When the protest took place on Sunday, one would be forgiven for being thrown at the sheer number of debates that could potentially arise. There were several views expressed. The protests themselves were vehemently clear that sexist jokes and trivializing of narratives that had and continue to have serious repercussions for women in society should not be the subject of jokes. There was the expression of several counter-views that ranged from the downright deranged abusing, heckling and physical violence to some degree (I really don’t know the extent but a few of the protesters feared and if Scroll or Mumbai Mirror are to be believed continue to fear for their physical safety on campus which is frankly a deplorable state of affairs). Other counter-views were also expressed which stressed inter alia that the protest was justified in content but not form. Still more views thought that humor ought to be allowed to stand since it serves as a social commentary or a critique on all that is fucked up with society.
Our discussions can focus on the form of the protests and any problems we may have with them. But this situation allows us a unique opportunity to discuss the content of the protests and their reason. We live in a deeply fucked up society. Half of our populace are basically second class citizens in a society that feeds on the rhetoric of equality but in reality feasts on the historically downtrodden. We aim to talk a big game but when it comes to brass tacks, we barely scrape the surface of issues that shake us out of our comfort zone. Certainly, there are those that are more responsible and in time they shall be held accountable for it but in truth if you are looking for the guilty, you only need to look in a mirror. We have allowed this sad state of affairs for far too long. It is time we ask ourselves some difficult questions and take stances that aim to shake the rotten roots and outdated norms of the society we live in.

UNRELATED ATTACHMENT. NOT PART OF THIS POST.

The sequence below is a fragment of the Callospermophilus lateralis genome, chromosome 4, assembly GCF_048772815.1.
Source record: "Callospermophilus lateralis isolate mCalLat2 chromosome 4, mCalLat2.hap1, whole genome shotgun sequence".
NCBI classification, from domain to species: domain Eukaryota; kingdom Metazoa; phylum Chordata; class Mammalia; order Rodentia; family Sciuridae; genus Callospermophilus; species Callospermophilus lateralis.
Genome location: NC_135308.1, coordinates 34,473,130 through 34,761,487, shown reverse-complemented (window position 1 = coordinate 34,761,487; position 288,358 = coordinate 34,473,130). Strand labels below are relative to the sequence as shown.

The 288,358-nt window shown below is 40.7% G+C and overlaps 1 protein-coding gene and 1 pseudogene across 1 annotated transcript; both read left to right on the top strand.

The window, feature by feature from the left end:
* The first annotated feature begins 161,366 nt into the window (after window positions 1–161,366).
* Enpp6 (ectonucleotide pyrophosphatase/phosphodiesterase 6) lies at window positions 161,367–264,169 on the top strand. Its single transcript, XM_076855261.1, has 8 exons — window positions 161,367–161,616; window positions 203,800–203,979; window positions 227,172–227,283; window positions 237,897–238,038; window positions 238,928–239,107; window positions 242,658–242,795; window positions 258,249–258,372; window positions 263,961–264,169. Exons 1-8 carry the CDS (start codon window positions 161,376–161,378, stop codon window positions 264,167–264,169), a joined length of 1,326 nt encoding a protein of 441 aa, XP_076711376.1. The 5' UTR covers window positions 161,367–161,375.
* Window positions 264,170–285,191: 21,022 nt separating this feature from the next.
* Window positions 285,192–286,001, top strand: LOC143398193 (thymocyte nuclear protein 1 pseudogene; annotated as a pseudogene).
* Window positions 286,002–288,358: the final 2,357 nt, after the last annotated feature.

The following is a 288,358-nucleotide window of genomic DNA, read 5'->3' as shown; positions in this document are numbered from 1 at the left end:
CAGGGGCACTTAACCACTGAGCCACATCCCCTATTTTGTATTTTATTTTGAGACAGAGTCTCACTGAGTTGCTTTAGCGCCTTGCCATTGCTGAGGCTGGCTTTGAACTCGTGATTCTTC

A question we ought to ask ourselves is what we have done to change it. We should also ask ourselves the roles we play in internalizing and perpetuating this divide. And it is at this juncture that we must think about the role humor can play, one way or the other, in perpetuating deep divides and historic domination. We must consider the source of the protests and debate whether their reasons were right. There are also discussions to be had on form but we must not allow these discussions to derail us from what should realistically be everyone’s objective – seeking a more equal society and asking questions that begin to lead us there however small the steps may be. In summation, please do not judge the book by its cover. You may not have liked the color scheme or the font but the words inside matter and point to an unshakeable and undeniable truth – the real debate is about how to kill sexism and it starts here.
I will be the first to admit that I may have lost track and not followed what I just wrote above. I hope, like me, you change your focus.